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Graham Parker soldiers on

Boston, Scullers Jazz Club, March 26, 2009

Reviewed by Jeffrey B. Remz

Graham Parker remains on the irascible side, but more than three decades into his career, he has not lost his touch either for making good music. When he hit these shores from his native England in 1975, he was considered a pub rocker with great albums in "Howlin' Wind" and "Heat Treatment." He still puts out music, now considered more on the rootsy, sometimes even country side, although not with alarming frequency of yesteryear. The live gig is his main thing these days.

Parker often tours solo as he did on this evening mixing it up between acoustic and electric guitar.

By his third song of the 90-minute show, Parker reached back into his catalogue for Between You and Me. The music retains its catchiness even with Parker performing solo. What he also has done fortunately is alter the songs enough to keep probably himself and certainly his fans interested.

He reached way back into his catalogue for songs like the bouncy, fun Hotel Chambermaid and Heat Treatment, doing justice to everything he did.

Parker retains a sharp wit, bordering on the caustic. Yet, Parker also clearly is appreciative of his very enthusiastic fans (one fan reminded him that he was there for all 4 Parker shows at the nearby Paradise theatre in 1979, blowing out the power on one night) and the support they have given him (110 on this evening, a good turnout considering it was mid-week and not so widely publicized), enabling him to carry on.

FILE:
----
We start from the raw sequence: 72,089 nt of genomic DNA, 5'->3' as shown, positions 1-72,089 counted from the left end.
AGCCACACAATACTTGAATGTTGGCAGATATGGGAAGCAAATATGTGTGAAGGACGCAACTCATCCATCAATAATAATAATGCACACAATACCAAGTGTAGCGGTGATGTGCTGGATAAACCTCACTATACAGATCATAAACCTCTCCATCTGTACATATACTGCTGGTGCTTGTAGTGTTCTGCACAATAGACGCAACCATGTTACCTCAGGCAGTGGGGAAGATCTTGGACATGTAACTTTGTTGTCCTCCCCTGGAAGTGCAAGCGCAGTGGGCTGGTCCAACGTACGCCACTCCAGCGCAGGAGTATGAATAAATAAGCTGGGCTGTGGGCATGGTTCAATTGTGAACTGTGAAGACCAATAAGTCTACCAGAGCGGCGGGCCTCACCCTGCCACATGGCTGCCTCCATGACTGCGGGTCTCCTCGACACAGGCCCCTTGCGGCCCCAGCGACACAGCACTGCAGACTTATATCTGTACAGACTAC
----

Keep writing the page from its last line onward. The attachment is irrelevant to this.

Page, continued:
The guy certainly can be funny, such as telling a story (whether true or not, who knows?) about meeting a couple of on a plane back to England. He made the "mistake" of telling them he was a musician. They asked who he was, and he said they'd never heard of him, telling the crowd he was sorry he said anything to them about his music. When he said his name, the couple named the main character in a book Parker wrote.

It would have been nice to hear Parker do more of his more recent songs, but no matter. It's still very comforting to hear a musician with edge soldiering on to the joy of his fans and himself.

©Country Standard Time • Jeffrey B. Remz, editor & publisher •
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